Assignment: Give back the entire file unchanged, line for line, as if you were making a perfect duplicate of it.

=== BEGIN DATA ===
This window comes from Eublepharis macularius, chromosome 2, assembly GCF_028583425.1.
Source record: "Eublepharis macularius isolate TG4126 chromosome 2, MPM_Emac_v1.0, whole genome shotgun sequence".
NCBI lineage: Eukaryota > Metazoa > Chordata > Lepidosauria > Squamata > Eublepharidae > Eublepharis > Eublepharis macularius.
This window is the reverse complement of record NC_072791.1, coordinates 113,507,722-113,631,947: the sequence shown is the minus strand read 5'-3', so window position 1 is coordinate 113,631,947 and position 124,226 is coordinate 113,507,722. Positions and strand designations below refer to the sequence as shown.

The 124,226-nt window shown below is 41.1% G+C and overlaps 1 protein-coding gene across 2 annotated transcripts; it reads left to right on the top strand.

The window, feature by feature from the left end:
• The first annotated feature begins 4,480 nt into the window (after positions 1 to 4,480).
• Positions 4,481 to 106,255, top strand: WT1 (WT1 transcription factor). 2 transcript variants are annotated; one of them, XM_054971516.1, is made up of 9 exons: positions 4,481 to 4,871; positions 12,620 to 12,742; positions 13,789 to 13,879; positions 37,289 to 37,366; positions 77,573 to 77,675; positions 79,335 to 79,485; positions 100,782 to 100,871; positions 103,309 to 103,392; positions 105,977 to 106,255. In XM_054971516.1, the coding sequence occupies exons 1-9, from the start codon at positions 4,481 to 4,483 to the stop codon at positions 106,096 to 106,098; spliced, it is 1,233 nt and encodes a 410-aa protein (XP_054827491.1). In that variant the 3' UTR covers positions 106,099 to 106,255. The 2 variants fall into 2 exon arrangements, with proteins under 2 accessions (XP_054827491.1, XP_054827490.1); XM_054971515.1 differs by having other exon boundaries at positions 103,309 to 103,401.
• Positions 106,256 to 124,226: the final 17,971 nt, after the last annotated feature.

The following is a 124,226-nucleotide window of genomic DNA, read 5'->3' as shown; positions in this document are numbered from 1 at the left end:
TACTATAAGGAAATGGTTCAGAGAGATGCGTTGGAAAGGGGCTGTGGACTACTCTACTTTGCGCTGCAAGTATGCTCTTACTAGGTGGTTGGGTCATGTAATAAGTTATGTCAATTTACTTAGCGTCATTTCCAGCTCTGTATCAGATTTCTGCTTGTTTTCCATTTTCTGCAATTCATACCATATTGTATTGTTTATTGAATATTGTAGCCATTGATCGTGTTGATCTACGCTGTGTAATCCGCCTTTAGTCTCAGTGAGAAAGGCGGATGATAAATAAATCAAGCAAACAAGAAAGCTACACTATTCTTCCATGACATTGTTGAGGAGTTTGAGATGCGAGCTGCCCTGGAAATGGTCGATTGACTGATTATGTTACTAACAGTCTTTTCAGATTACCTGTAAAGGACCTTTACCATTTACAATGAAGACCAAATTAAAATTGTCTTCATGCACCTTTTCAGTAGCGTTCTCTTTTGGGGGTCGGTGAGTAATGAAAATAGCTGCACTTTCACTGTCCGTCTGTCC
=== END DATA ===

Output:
This window comes from Eublepharis macularius, chromosome 2, assembly GCF_028583425.1.
Source record: "Eublepharis macularius isolate TG4126 chromosome 2, MPM_Emac_v1.0, whole genome shotgun sequence".
NCBI lineage: Eukaryota > Metazoa > Chordata > Lepidosauria > Squamata > Eublepharidae > Eublepharis > Eublepharis macularius.
This window is the reverse complement of record NC_072791.1, coordinates 113,507,722-113,631,947: the sequence shown is the minus strand read 5'-3', so window position 1 is coordinate 113,631,947 and position 124,226 is coordinate 113,507,722. Positions and strand designations below refer to the sequence as shown.

The 124,226-nt window shown below is 41.1% G+C and overlaps 1 protein-coding gene across 2 annotated transcripts; it reads left to right on the top strand.

The window, feature by feature from the left end:
• The first annotated feature begins 4,480 nt into the window (after positions 1 to 4,480).
• Positions 4,481 to 106,255, top strand: WT1 (WT1 transcription factor). 2 transcript variants are annotated; one of them, XM_054971516.1, is made up of 9 exons: positions 4,481 to 4,871; positions 12,620 to 12,742; positions 13,789 to 13,879; positions 37,289 to 37,366; positions 77,573 to 77,675; positions 79,335 to 79,485; positions 100,782 to 100,871; positions 103,309 to 103,392; positions 105,977 to 106,255. In XM_054971516.1, the coding sequence occupies exons 1-9, from the start codon at positions 4,481 to 4,483 to the stop codon at positions 106,096 to 106,098; spliced, it is 1,233 nt and encodes a 410-aa protein (XP_054827491.1). In that variant the 3' UTR covers positions 106,099 to 106,255. The 2 variants fall into 2 exon arrangements, with proteins under 2 accessions (XP_054827491.1, XP_054827490.1); XM_054971515.1 differs by having other exon boundaries at positions 103,309 to 103,401.
• Positions 106,256 to 124,226: the final 17,971 nt, after the last annotated feature.

The following is a 124,226-nucleotide window of genomic DNA, read 5'->3' as shown; positions in this document are numbered from 1 at the left end:
TACTATAAGGAAATGGTTCAGAGAGATGCGTTGGAAAGGGGCTGTGGACTACTCTACTTTGCGCTGCAAGTATGCTCTTACTAGGTGGTTGGGTCATGTAATAAGTTATGTCAATTTACTTAGCGTCATTTCCAGCTCTGTATCAGATTTCTGCTTGTTTTCCATTTTCTGCAATTCATACCATATTGTATTGTTTATTGAATATTGTAGCCATTGATCGTGTTGATCTACGCTGTGTAATCCGCCTTTAGTCTCAGTGAGAAAGGCGGATGATAAATAAATCAAGCAAACAAGAAAGCTACACTATTCTTCCATGACATTGTTGAGGAGTTTGAGATGCGAGCTGCCCTGGAAATGGTCGATTGACTGATTATGTTACTAACAGTCTTTTCAGATTACCTGTAAAGGACCTTTACCATTTACAATGAAGACCAAATTAAAATTGTCTTCATGCACCTTTTCAGTAGCGTTCTCTTTTGGGGGTCGGTGAGTAATGAAAATAGCTGCACTTTCACTGTCCGTCTGTCC